Upon Martin Luther King Jr.’s imprisonment in Birmingham, eight white Alabama ministers published a statement arguing that King did not belong in Birmingham and that the battle to end racial segregation belonged solely in the courtrooms. These ministers considered King’s actions “unwise and untimely.” Four days after this statement, King responded with his legendary open letter Letter From Birmingham Jail. King’s longest letter argues several issues, though he focuses on a few key issues more than others. His main arguments concern his presence in Birmingham, his arguments for nonviolent civil disobedience, and just versus unjust laws.
One of the first points King explains is his presence in Birmingham. King points out his connection with the SCLC and its affiliation with organizations across the South, including Birmingham. He is not an outsider; as an American, he has a personal stake in whatever happens to his fellow countrymen. He then reminds us that he was asked to be there, and beyond that, he had a moral obligation to be there. King believed that “injustice anywhere is a threat to justice everywhere.” Hence, he had to come and try to stop the gross injustices occurring in Birmingham. King then uses a series of biblical analogies to justify his presence in Birmingham further. He first refers to eighth-century prophets who left their villages to speak God’s word.
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He also speaks of Paul and how he carried the Gospel to all of the Greco-Roman worlds. By using these analogies, King strengthens his case by establishing similarities between it and previous, acceptable cases of moral acts. King appeals to the vast majority of Americans’ emotional connection towards the Bible and its stories and increases respect for King’s cause. King also gives the audience a feeling of the grandeur of injustice by indirectly comparing himself to Jesus and his apostles. By referencing moral authorities in his arguments, King does present a bit of a contradiction. Interestingly, he feels the need to invoke authority to incite others to go against authority.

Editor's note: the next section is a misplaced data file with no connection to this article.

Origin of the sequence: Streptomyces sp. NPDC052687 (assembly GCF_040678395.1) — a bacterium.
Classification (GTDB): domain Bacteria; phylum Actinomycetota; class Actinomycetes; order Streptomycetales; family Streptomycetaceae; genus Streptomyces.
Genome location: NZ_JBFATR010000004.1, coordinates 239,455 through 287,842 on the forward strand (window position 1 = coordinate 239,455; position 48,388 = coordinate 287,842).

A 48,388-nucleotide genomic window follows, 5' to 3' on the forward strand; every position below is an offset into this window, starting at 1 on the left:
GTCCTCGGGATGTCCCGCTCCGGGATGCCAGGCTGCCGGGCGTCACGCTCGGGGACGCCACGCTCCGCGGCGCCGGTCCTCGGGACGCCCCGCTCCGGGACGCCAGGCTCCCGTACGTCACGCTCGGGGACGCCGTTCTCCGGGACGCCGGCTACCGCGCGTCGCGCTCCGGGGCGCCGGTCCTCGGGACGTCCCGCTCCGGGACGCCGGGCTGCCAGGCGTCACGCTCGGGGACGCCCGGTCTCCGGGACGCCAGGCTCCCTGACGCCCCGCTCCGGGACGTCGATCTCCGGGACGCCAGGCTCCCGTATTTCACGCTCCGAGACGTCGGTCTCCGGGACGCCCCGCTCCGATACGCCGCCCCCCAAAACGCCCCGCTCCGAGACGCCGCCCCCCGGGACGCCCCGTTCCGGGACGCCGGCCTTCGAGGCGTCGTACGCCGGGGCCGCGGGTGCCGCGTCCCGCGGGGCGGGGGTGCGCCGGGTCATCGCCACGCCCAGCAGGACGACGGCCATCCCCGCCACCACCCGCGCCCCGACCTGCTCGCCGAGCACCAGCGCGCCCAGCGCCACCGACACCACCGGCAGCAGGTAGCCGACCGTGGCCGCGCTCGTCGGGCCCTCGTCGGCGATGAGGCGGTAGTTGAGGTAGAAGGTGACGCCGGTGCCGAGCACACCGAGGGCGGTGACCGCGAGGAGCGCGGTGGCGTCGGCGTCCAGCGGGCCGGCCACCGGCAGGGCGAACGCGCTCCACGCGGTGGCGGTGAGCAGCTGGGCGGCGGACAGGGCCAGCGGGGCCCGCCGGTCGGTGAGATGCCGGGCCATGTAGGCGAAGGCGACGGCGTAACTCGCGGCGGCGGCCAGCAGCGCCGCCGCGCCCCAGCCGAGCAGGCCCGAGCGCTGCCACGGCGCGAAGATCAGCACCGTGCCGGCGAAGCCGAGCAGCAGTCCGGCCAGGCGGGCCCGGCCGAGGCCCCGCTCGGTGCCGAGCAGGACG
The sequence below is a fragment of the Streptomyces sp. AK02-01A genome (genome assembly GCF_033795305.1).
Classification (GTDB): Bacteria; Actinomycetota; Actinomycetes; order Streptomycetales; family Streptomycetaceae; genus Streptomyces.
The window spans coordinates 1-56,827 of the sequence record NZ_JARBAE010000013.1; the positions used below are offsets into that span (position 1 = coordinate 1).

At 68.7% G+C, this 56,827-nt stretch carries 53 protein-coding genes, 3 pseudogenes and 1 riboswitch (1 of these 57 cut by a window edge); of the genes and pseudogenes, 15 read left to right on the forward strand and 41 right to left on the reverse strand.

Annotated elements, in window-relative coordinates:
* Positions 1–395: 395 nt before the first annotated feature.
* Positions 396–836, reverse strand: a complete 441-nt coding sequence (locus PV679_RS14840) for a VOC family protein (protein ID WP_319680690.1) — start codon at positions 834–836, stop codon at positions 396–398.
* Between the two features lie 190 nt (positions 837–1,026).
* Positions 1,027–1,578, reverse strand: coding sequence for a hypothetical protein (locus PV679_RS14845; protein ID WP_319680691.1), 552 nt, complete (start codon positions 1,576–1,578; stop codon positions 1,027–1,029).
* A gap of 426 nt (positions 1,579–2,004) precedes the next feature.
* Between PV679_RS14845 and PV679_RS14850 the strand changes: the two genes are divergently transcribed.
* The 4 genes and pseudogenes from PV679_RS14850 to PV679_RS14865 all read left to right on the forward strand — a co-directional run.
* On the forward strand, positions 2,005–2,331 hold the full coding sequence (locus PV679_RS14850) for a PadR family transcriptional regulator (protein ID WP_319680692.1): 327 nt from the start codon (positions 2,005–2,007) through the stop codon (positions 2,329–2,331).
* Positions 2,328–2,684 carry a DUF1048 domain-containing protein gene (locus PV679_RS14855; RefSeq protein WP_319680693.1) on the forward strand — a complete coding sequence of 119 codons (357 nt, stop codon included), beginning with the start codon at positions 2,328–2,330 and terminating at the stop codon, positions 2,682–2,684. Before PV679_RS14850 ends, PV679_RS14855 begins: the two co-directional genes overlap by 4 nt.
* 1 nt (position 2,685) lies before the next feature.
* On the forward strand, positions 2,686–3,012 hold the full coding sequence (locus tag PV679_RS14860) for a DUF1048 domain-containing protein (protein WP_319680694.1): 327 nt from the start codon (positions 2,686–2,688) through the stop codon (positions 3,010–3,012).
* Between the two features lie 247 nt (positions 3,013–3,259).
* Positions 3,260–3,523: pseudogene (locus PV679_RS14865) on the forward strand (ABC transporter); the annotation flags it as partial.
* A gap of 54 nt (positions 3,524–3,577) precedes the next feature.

King then brings up his arguments for nonviolent civil disobedience. He points out that there have been no definitive victories for civil rights without determined legal and nonviolent pressure. This nonviolent pressure is only put into action after all other efforts at negotiation have failed. These actions are necessary because a privileged group is unlikely to relinquish their privileges on their own accord; they need to be pushed to see the immorality of their acts. These groups need to be pushed to negotiate. Kings says that “the purpose of our direct-action program is to create a situation so crisis-packed that it will inevitably open the door to negotiation.” King bolsters his argument for civil disobedience with several examples. King references Shadrach, Meshach, and Abednego, who lived to a higher moral law and refused to compromise to lower standards, even if the consequences included death.
They were endangered because of their unwavering faith and adherence to the truth, much like King. He also references the Boston Tea Party as one huge, nationalistic act of civil disobedience. One of King’s most important arguments in this letter is his distinction between just and unjust laws and the subsequent adherence each one requires. King references St. Thomas Aquinas by saying that “an unjust law is a human law that is not rooted in eternal law and natural law…any law that degrades human personality is unjust.” Hence, segregation is unjust because it “distort[s] the soul and damages the personality…[by giving] the segregator a false sense of superiority and the segregated a false sense of inferiority.” By degrading the human soul so deeply, laws such as segregation cannot be. King argues that since one has a legal and moral responsibility to obey and respect just laws, one must also have the same responsibility to disobey unjust laws.
King argues that “an individual who breaks a law that conscience tells him is unjust, and who willingly accepts the penalty of imprisonment to arouse the conscience of the community over its injustice, is, in reality, expressing the highest respect for the law.” King is saying that disobeying unjust laws in an attempt to alert the community of their lack of morality and fairness is truly showing the highest respect for the law by seeking to purify it. The attempt to thwart an unjust law is actually an effort to restore natural law and God’s moral order to the body of law as a whole, making the action a just one. This argument does seem to justify actions taken by groups such as the Black Panthers and other pro-violence civil rights groups. King addresses these claims by adeptly using analogy once again. Most strongly, King argues that this is similar to condemning Jesus. King says that following that logic, Jesus’ “unique God-consciousness and never-ceasing devotion to God’s will precipitated the evil act of crucifixion.”